CLAY

Indiana Nunez Sharer


August 27, 2015

I come from a land where beneath the surface of the ground there is rich, terracotta colored clay. It is clay that when walked upon adheres to the bottom of your soles and if those soles just happen to be bare, well, you will find your feet to be tinted red. In this same land from which I come we sometimes experience heavy rainfall and other times, we do not experience rainfall at all. When it is the season for rain, it falls in large, heavy sheets. The air is humid and the surrounding jungle is hot – hot, moist, and very, very green. You could possibly become lost in the various tones of browns and greens if not for the terracotta colored roads, which starkly stand in contrast. When the rain falls it brings life with its droplets and deep, crimson puddles form about.

Although the rain falls hard when it comes, there is a long season through which its presence is absent. During this time the grass dries out and the once so succulent vegetation becomes deprived of water. The air becomes dry – to the extent that it can in a tropical place – and life is covered with a thick layer of dust. This dust is constantly billowing in the air not only covering your surroundings but covering your own body with it, causing dirty droplets of perspiration to run down your chest. The rivers and creeks lose the flow of their water and the world around seems to halt its growth. The breeze picks up speed sending dry leaves swirling around and the skies become and endless sea of blue.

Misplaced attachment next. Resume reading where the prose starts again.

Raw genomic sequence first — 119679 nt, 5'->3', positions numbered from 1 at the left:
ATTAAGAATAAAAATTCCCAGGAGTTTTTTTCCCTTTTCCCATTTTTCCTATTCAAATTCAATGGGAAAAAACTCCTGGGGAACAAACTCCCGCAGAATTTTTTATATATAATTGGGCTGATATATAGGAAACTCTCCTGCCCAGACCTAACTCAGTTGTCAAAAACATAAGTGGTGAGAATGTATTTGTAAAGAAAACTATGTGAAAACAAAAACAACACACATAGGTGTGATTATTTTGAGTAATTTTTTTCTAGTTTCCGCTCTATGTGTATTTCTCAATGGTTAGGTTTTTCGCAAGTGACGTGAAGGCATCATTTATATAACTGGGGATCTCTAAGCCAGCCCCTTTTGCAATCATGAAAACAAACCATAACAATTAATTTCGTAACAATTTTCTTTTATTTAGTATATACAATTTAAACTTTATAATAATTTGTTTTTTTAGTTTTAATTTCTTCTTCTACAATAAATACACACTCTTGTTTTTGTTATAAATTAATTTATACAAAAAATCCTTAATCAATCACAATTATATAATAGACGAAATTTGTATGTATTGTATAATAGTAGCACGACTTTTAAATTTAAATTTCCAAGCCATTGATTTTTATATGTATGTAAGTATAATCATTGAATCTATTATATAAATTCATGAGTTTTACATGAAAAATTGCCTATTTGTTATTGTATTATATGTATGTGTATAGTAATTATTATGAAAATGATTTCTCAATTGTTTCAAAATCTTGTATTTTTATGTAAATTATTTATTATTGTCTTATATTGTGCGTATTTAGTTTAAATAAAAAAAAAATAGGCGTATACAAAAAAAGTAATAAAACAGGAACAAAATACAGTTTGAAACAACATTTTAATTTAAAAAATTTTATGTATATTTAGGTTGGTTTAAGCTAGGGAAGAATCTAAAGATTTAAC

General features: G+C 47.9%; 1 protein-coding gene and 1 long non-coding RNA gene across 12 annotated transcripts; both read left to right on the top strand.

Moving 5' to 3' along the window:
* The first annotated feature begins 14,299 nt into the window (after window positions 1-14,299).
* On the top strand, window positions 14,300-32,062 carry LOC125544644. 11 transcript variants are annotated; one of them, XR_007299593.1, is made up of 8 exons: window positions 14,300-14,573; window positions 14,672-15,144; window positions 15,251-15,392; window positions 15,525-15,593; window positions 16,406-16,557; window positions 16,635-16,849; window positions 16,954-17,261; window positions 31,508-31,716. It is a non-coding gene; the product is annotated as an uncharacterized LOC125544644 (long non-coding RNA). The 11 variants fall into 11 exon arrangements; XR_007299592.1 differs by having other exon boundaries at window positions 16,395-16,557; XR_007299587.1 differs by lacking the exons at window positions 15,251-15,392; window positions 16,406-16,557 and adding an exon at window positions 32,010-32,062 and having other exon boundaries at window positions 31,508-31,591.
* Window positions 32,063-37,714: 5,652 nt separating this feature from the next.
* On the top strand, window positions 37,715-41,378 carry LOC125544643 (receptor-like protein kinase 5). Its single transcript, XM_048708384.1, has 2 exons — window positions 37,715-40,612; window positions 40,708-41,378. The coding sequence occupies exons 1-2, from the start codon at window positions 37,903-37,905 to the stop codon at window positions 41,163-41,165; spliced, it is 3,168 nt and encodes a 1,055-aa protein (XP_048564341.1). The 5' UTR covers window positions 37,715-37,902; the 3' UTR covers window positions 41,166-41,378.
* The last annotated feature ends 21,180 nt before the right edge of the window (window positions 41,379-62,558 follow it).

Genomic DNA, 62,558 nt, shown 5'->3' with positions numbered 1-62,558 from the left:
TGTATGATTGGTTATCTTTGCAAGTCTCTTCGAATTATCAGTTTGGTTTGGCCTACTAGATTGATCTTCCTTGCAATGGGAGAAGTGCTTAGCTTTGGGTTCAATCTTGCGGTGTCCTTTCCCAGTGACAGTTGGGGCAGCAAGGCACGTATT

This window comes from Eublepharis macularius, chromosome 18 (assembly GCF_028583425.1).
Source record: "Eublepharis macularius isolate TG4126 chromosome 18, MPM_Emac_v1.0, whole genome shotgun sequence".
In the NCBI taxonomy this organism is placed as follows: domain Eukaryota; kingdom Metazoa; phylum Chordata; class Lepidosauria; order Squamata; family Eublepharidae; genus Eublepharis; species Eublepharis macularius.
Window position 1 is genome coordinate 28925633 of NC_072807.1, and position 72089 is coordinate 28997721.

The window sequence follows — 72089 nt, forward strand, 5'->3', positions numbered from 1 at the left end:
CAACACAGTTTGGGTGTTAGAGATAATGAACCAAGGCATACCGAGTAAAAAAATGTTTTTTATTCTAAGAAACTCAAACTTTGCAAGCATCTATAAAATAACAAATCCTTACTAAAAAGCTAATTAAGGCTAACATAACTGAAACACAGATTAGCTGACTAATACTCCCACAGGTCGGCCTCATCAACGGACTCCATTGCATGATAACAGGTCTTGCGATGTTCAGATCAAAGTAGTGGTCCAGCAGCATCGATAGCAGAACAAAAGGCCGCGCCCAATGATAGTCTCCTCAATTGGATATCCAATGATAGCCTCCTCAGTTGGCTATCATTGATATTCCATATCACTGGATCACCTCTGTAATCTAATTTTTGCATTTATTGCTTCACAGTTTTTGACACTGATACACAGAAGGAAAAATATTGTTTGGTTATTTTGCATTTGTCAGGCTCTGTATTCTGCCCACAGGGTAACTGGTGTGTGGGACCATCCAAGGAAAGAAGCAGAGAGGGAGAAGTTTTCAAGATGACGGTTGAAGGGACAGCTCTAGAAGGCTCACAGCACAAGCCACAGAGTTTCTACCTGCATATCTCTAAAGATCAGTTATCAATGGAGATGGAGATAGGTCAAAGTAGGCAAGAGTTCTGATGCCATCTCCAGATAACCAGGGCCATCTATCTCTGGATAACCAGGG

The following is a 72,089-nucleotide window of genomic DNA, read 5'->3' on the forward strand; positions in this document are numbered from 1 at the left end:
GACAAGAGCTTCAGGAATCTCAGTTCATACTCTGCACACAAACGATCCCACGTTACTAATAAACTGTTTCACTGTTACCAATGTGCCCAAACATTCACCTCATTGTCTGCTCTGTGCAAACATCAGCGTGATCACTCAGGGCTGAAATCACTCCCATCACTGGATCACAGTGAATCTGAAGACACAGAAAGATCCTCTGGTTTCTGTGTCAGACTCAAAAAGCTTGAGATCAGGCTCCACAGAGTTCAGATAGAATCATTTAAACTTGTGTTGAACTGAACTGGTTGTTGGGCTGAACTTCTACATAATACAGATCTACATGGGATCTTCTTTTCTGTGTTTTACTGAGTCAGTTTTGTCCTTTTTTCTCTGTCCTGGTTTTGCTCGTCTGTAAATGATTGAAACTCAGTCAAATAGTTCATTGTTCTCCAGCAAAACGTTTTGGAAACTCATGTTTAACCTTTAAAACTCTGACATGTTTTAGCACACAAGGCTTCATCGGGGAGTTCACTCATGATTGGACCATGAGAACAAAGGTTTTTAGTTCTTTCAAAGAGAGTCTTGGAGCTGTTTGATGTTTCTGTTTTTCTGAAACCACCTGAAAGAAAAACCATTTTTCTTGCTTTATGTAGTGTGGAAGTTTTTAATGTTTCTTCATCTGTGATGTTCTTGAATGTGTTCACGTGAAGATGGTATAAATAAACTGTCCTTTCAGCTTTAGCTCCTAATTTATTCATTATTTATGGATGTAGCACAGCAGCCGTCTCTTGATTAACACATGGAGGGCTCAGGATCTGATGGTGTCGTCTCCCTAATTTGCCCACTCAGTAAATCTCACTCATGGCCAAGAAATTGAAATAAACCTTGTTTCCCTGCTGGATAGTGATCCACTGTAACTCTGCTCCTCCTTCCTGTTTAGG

Of course, this is only a small area of the land from which I come. This small portion is what I call home, among other places.

Some say that people and experiences are the main contributors to the shaping of who we are. Although I cannot say that I disagree, I must add that I do not believe that these and these alone are the only ones. Our surroundings are what I could only call an essential provision to our souls. Just as sweat seeps out of our pores, our land seeps right back in and adjusts who we are to our very core. We are extensions of our land; we breathe it in and react to the places in which we have stood. If this is true, and I do believe it to be so, then our being is ever changing and growing with the places we set foot on and the air that we respire.

I now have a question for you. I assume that your answer will come when we have already parted. It will most likely come when I am no longer among your people and when the land that I stand on is not yours. Although your answer may come in incoherent fragments awaiting to be deciphered, I must ask nonetheless with the hope of someday, in some way, receiving a reply.

India, how will you tint my soles?

 

Indiana Nunez Sharer